Kentuckians push to remove slavery language from state constitution

Voters in four states approved changes to their constitutions last year. Now, some Kentuckians are calling on lawmakers to start the process of making a change.
Published: Feb. 27, 2023 at 4:42 PM EST
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FRANKFORT, Ky. (WKYT) - Slavery was abolished in 1865, but it remains on the books in more than a dozen states, including Kentucky.

Voters in four states approved changes to their constitutions last year. Now, some Kentuckians are calling on lawmakers to start the process of making a similar change.

It would take a constitutional amendment. It would first have to be passed by the Legislature before voters could see that amendment on the ballot.

Section 25 of Kentucky’s Constitution reads:

Slavery and involuntary servitude in this state are forbidden, except as a punishment for crime, whereof the party shall have been duly convicted.

“Section 25 is merely the reuse of the 13th amendment to the US constitution, which abolished slavery in the United States. It is the exact same language,” said Kurt Metzmeier, Professor of Law at the University of Louisville Brandeis School of Law.

Executive Director of the Kentucky Commission on Human Rights, Terrance Sullivan, is one of many calling on Kentucky lawmakers to change the state’s Constitution.

“A lot of their prison systems were designed to basically work the same fields that were once used as slaves,” Sullivan said. “And so they kept these kinds of things in their constitutions as a way to really continue the tradition of slavery under a different name.”

Sullivan says he believes Kentuckians would be in favor of amending the constitution, but first, they have to be aware of its language.

“If people are made aware that it even exists, I think many people would say the same thing of, ‘oh, wait. Really?’ and make that decision to change,” said Sullivan.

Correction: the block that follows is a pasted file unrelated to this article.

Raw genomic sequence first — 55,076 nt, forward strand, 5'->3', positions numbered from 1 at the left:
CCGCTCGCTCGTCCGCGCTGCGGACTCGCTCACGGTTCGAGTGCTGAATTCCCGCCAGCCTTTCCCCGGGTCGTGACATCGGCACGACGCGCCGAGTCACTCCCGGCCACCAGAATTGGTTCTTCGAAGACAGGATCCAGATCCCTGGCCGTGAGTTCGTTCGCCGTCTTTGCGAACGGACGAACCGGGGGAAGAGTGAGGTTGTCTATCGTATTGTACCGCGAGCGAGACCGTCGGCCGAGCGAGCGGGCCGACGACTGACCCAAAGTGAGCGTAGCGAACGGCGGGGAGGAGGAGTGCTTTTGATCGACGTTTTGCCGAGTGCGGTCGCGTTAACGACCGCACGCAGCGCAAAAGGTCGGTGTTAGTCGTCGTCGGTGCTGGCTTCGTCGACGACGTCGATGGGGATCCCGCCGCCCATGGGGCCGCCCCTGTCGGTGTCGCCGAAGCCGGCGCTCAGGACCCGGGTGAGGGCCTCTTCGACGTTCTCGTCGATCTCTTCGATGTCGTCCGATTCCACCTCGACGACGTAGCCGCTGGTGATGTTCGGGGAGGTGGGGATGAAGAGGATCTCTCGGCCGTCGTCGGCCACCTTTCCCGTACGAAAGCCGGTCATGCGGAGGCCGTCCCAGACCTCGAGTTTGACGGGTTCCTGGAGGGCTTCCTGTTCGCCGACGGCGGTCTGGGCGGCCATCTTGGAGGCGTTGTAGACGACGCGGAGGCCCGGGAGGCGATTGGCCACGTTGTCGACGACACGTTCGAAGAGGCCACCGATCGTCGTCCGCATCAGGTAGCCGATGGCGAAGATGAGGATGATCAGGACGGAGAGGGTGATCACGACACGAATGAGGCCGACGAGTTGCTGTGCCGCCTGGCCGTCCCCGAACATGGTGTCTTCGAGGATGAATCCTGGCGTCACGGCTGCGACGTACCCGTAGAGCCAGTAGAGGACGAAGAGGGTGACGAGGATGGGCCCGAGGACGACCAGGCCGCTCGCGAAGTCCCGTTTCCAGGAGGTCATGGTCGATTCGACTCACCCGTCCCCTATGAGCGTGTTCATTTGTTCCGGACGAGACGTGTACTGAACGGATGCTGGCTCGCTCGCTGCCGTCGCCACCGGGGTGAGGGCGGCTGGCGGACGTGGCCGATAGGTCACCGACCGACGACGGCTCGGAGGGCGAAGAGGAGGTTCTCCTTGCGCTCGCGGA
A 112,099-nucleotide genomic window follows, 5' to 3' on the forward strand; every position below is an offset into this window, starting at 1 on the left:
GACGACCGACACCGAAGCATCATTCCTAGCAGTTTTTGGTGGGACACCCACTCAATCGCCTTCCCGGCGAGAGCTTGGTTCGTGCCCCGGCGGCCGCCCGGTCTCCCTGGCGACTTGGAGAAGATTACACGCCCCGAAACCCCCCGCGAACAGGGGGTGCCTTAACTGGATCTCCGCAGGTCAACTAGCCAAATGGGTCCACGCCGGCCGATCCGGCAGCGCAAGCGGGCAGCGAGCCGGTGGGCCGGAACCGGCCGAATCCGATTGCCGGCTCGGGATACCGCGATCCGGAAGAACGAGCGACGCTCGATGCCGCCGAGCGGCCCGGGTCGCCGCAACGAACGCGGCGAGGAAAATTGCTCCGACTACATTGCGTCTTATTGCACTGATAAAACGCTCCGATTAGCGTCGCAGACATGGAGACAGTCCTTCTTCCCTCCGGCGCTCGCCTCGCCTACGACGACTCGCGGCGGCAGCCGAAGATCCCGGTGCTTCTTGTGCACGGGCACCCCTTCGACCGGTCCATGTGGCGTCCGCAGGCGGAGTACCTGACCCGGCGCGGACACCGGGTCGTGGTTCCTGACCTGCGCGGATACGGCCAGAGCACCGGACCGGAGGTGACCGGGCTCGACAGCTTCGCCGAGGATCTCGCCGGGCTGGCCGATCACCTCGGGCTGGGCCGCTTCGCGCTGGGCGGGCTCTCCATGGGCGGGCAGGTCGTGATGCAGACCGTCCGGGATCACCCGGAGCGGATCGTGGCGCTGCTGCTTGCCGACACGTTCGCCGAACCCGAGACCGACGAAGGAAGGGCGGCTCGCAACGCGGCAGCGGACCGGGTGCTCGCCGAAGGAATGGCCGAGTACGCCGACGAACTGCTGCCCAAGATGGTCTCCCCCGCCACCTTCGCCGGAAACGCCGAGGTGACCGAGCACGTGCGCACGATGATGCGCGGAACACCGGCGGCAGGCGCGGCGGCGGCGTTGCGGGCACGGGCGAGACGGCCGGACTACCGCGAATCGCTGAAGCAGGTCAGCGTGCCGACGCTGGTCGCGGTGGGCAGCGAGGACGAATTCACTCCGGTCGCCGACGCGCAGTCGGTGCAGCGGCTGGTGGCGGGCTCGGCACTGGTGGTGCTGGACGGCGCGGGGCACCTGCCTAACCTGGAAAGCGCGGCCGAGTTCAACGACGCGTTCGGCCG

Ultimately, the decision would lie with Kentucky voters. A proposed constitutional amendment would appear on the statewide ballot for voter ratification after being passed by the Legislature.

“I think we need to let the people speak on this issue that is clearly wrong and out of our past, and unacceptable aspect of our past and it’s manifested itself at least in part in our present, so I think it does make a point, but I think the legislature should put that up and have this debate,” said Senate Minority floor leader Gerald Neal.

Sen. Neal says he thinks an amendment to section 25 could pass in Kentucky.

“I don’t see where there’s a loss on any level because as I’ve said before, I don’t see any immediate changes, but it will stimulate perhaps our thinking about how we deal with this question of those who break the law,” Sen. Neal said.

Kentucky wouldn’t be the first state to make this sort of change. Tennessee is one of four states where voters chose to ban slavery last year.

If we mirror the amendment passed in Tennessee for example

“Slavery and involuntary servitude are forever prohibited. Nothing in this section shall prohibit an inmate from working when the inmate has been duly convicted of a crime.”

“Slavery and involuntary servitude’ would be ‘forever prohibited.” but inmates could still be put to work.

“To say that slavery in no form exists in Kentucky, even if you’re convicted of a crime is a big win but we would need to go the extra step and pass laws that give some rights and freedoms to folks who are incarcerated said Policy Strategist for the ACLU of Kentucky, Kungu Njunguna,

While many are calling for further prison reform in Kentucky, they see banning slavery in the state as a long overdue step towards “righting a wrong.”

The deadline to file bills in the 2023 legislative session in Kentucky has passed. The earliest a similar amendment could appear on the ballot is in 2024.